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Subject:

Re: Ice Age engravings found at Jersey archaeological site

From:

Constantinos Ragazas <[log in to unmask]>

Reply-To:

[log in to unmask]

Date:

Wed, 4 Nov 2015 11:41:32 -0500

Content-Type:

text/plain

Parts/Attachments:

Parts/Attachments

text/plain (67 lines)

John Wood,

Questioning is not knocking. I accept each archeological site is unique and should be considered by the evidence unique to it. So, in your view, what makes this particular "rock art" 14,000 years old? I'd rather know!

But more generally, stratigraphic layering in time depends on the deposition of sediments and artifacts found in the layers. I can accept such layers can mark time for alluvial, fluvial and glacial deposits of rocks, soil and debris (with reasonable qualification and exceptions). Thus, the layer beneath was deposited before the layer above it. But how do you systematically "layer solid ground" in the dry open fields without such disturbing and disruptive natural processes? In my view, no archeological site can be said to have a "secure context" based on such stratigraphy.

If all the geological stratigraphy we see is the result of alluvial, fluvial, glacial and other natural processes, how could such stratigraphy apply to archeology? Since human habitation and artifacts can only happen in the open at ground level. And if these are found deeply buried, that would suggest to me subsequent catastrophic geological processes at work which do not respect the workings of people. And would indiscriminately bury these from various different places and times.

Please understand all my questions and misgivings are in earnest. Not in my character to "knock down" what others think for the "fun of it". I am NOT a troll! But I am committed to objective truth and sensible reason. Archeological dates based on stratigraphy does not make sense to me. Though it certainly can provide archeology "secure" dating methodology. And allow a narrative to be developed on these dates, right or wrong.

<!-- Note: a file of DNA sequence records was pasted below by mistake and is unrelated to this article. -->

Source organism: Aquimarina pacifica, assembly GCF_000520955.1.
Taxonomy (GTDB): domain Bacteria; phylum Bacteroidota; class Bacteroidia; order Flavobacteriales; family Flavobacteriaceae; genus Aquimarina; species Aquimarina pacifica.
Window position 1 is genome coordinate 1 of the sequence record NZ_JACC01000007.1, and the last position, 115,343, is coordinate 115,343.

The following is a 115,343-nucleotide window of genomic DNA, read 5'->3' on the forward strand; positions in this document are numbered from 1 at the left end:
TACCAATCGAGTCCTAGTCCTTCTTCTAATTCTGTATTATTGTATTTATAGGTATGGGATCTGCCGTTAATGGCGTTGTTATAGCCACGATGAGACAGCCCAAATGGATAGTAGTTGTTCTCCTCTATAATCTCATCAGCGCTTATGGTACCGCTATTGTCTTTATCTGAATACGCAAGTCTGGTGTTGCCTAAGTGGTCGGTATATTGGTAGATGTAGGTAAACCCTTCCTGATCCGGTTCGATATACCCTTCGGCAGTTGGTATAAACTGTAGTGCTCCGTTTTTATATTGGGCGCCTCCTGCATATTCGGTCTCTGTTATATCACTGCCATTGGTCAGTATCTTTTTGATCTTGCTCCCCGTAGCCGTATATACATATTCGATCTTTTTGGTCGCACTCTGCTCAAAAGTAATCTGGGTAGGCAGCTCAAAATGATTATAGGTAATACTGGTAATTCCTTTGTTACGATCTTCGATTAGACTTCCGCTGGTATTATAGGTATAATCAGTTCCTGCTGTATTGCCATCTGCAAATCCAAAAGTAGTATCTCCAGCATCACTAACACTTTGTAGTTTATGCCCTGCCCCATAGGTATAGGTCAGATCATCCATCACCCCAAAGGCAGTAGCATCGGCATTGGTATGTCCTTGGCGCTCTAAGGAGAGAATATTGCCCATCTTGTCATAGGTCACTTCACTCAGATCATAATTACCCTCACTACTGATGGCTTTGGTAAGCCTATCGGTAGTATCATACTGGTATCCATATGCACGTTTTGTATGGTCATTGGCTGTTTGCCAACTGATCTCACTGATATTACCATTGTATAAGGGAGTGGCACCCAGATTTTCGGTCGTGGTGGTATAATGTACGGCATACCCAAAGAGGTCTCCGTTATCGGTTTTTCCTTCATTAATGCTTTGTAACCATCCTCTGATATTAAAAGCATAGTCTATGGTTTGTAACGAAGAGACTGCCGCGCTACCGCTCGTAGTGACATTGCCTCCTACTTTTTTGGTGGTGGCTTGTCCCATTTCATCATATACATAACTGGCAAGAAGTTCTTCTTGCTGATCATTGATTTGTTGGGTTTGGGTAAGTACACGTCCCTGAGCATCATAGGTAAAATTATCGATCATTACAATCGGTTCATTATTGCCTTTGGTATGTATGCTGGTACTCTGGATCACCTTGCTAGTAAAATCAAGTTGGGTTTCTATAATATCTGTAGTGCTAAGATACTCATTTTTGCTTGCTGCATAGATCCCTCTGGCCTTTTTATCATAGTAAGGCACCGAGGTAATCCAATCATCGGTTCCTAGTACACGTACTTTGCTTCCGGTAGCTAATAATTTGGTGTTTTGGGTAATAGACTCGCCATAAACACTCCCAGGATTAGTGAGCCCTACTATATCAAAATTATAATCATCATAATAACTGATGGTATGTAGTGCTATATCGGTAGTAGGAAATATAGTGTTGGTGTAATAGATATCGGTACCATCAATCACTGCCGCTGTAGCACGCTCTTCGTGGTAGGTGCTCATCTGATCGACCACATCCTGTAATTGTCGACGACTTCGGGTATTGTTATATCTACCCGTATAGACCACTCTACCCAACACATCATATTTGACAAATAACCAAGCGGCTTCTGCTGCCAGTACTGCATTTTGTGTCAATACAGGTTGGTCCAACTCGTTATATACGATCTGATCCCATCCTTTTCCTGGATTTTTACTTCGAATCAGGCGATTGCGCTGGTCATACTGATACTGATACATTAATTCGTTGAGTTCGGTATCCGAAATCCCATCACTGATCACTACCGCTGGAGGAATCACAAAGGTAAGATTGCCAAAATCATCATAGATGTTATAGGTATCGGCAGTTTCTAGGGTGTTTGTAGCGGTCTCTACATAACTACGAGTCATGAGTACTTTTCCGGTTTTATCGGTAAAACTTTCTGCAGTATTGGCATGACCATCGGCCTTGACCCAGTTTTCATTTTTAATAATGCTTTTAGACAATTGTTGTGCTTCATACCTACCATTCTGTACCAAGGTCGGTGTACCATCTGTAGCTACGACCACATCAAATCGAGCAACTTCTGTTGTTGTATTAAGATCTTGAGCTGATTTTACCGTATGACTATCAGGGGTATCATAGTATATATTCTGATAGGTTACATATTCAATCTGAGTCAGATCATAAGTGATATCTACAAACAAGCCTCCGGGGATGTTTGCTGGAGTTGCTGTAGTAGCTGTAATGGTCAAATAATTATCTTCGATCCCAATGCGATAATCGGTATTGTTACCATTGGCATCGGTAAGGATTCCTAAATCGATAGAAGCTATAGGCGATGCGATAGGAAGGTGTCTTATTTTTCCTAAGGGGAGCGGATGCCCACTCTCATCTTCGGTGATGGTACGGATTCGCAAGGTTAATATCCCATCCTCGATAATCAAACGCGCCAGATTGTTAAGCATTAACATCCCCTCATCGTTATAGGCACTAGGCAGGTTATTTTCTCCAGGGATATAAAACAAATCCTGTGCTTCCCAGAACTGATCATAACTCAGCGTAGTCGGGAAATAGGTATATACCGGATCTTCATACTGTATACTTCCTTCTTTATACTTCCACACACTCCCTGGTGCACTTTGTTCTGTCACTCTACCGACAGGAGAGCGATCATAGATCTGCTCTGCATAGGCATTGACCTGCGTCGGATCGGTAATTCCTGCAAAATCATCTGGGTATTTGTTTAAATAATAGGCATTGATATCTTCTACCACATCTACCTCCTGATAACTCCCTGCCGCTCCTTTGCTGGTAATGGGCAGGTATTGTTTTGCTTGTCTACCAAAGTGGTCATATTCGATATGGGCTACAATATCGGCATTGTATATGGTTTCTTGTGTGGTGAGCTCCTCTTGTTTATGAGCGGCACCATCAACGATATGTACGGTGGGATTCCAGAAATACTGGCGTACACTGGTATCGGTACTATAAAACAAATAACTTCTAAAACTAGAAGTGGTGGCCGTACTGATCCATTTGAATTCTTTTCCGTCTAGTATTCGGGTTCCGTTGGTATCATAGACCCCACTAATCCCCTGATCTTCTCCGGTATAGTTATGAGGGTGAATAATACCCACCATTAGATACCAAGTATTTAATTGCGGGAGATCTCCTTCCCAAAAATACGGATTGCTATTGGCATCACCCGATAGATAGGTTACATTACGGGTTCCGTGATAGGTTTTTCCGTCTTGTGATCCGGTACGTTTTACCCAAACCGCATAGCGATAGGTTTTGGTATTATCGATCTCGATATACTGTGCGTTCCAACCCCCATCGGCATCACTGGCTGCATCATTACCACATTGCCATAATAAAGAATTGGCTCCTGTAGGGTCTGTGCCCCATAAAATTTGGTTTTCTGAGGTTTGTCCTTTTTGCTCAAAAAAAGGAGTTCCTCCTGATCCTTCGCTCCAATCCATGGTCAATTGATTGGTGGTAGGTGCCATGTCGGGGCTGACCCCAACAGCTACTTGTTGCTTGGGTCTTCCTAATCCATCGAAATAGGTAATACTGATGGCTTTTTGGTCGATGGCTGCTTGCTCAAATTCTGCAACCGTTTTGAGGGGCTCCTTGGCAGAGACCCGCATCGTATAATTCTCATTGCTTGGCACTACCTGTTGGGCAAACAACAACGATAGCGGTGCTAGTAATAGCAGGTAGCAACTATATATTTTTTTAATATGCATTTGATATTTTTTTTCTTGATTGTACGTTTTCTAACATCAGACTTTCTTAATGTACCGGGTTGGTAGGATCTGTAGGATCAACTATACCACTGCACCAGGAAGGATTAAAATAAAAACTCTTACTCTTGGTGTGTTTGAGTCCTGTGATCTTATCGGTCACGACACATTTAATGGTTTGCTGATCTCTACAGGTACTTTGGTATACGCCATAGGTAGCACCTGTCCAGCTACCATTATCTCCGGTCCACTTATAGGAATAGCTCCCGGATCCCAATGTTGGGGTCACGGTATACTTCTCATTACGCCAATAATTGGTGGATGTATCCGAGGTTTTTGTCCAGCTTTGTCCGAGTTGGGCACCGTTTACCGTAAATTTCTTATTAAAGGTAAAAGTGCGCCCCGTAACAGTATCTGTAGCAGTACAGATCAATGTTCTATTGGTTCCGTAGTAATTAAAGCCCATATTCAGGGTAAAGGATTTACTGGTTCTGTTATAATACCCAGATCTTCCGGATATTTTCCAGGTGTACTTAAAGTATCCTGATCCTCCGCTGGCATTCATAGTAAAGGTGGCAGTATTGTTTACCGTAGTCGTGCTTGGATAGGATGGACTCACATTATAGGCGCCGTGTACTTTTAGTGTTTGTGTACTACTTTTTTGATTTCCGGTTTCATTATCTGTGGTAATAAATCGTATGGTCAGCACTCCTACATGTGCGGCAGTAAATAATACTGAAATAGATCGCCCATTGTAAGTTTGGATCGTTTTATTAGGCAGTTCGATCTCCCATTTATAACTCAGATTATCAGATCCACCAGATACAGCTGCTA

Kostas
[log in to unmask]


-----Original Message-----
From: John Wood <[log in to unmask]>
To: kostadinos <[log in to unmask]>
Cc: BRITARCH <[log in to unmask]>; 0000056e05d7cec9-dmarc-request <[log in to unmask]>
Sent: Wed, Nov 4, 2015 08:44 AM
Subject: Re: [BRITARCH] Ice Age engravings found at Jersey archaeological site



<div id="AOLMsgPart_1_a1148b02-fd9f-4b32-a1a8-b1298d2ffaf6" style="margin: 0px;font-family: Tahoma, Verdana, Arial, Sans-Serif;font-size: 12px;color: #000;background-color: #fff;">

<pre style="font-size: 9pt;"><tt>On 11/4/15, <a href="mailto:[log in to unmask]">[log in to unmask]</a> <<a href="mailto:[log in to unmask]">[log in to unmask]</a>> wrote:
> John Wood,
> > I
have misgivings about "stratigraphy". The notion "deeper is older" can be
>
challenged. And dating by C14 or other radiometric methods can be
> misleading.
Since this assumes the age of everything in the same strata is
> the
same.

The problem I see here is that you, like so many others, like
to
concentrate your efforts on sites that fall into the category of
'the
exceptional'. These tend to attract fantastical theories based
around
very little archaeological evidence.

Most archaeologists spend most
of their time working on more mundane
sites, ones that won't ever appear in
'The Fortean Times', where the
sites are excavated stratigraphically hence the
significance of
stratigraphy as a relative dating methodology.

Perhaps you
ought to take the opportunity to work on an excavation
then you might learn
some of the fundamentals and understand why
archaeologists use the techniques
that they do. If you spent just a
little time on an excavation it would soon
become very apparent why
archaeologists depend so much on stratigraphical
dating.

Don't knock it until you have tried it!
</tt></pre>
</div> <!-- end of AOLMsgPart_1_a1148b02-fd9f-4b32-a1a8-b1298d2ffaf6 -->

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